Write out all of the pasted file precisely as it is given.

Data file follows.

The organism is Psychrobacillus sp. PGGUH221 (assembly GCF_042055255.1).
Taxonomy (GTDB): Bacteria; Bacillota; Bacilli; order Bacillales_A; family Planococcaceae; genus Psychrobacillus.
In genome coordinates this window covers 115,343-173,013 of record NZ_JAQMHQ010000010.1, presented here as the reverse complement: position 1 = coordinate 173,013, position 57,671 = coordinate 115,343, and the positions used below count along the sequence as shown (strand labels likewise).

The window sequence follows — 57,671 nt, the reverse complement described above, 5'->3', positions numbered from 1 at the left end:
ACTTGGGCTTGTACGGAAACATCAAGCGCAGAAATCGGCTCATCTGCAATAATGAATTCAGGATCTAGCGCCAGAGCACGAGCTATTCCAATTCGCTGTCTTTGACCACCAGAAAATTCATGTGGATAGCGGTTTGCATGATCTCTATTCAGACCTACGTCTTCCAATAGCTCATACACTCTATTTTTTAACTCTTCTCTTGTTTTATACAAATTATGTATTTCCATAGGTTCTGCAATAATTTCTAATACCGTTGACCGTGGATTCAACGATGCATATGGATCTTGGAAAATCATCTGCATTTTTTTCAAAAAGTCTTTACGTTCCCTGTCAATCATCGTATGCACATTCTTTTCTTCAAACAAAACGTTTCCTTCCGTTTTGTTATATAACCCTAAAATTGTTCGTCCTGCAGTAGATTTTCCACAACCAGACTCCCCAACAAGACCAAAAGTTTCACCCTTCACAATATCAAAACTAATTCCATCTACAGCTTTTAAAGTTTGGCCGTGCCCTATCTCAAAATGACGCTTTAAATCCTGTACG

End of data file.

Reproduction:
The organism is Psychrobacillus sp. PGGUH221 (assembly GCF_042055255.1).
Taxonomy (GTDB): Bacteria; Bacillota; Bacilli; order Bacillales_A; family Planococcaceae; genus Psychrobacillus.
In genome coordinates this window covers 115,343-173,013 of record NZ_JAQMHQ010000010.1, presented here as the reverse complement: position 1 = coordinate 173,013, position 57,671 = coordinate 115,343, and the positions used below count along the sequence as shown (strand labels likewise).

The window sequence follows — 57,671 nt, the reverse complement described above, 5'->3', positions numbered from 1 at the left end:
ACTTGGGCTTGTACGGAAACATCAAGCGCAGAAATCGGCTCATCTGCAATAATGAATTCAGGATCTAGCGCCAGAGCACGAGCTATTCCAATTCGCTGTCTTTGACCACCAGAAAATTCATGTGGATAGCGGTTTGCATGATCTCTATTCAGACCTACGTCTTCCAATAGCTCATACACTCTATTTTTTAACTCTTCTCTTGTTTTATACAAATTATGTATTTCCATAGGTTCTGCAATAATTTCTAATACCGTTGACCGTGGATTCAACGATGCATATGGATCTTGGAAAATCATCTGCATTTTTTTCAAAAAGTCTTTACGTTCCCTGTCAATCATCGTATGCACATTCTTTTCTTCAAACAAAACGTTTCCTTCCGTTTTGTTATATAACCCTAAAATTGTTCGTCCTGCAGTAGATTTTCCACAACCAGACTCCCCAACAAGACCAAAAGTTTCACCCTTCACAATATCAAAACTAATTCCATCTACAGCTTTTAAAGTTTGGCCGTGCCCTATCTCAAAATGACGCTTTAAATCCTGTACG